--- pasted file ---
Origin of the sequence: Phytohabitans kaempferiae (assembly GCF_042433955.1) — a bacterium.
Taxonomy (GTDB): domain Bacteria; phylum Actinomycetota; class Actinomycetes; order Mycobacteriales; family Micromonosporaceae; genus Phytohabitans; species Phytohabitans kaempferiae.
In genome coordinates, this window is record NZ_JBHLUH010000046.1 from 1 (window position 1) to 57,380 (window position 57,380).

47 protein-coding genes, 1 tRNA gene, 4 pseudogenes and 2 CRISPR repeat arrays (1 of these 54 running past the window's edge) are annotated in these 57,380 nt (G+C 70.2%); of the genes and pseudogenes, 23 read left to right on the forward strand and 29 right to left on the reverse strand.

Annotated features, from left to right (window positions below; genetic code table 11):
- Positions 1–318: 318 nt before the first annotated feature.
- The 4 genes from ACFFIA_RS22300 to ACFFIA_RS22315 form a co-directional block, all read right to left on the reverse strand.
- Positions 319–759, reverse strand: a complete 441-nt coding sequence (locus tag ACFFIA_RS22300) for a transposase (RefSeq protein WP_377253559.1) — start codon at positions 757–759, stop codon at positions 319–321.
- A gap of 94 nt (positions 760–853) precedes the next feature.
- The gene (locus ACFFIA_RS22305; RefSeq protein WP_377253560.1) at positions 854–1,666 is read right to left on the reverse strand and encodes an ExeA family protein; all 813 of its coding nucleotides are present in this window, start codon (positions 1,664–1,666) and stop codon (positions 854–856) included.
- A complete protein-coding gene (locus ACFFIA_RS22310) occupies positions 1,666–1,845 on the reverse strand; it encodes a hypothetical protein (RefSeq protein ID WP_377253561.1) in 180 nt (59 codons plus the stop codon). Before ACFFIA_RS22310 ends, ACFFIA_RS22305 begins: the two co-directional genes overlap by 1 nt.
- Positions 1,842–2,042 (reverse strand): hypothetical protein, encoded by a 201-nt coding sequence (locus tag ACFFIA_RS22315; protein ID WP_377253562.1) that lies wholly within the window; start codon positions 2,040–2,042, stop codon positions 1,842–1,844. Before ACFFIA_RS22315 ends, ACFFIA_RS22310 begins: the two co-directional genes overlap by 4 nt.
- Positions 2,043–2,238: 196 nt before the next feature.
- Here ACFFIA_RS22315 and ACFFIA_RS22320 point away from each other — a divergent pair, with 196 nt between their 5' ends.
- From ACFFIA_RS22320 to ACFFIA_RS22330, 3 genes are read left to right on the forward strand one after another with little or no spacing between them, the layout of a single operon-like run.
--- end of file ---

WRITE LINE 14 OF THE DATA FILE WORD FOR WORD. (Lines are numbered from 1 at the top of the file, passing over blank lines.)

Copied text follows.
- Here ACFFIA_RS22315 and ACFFIA_RS22320 point away from each other — a divergent pair, with 196 nt between their 5' ends.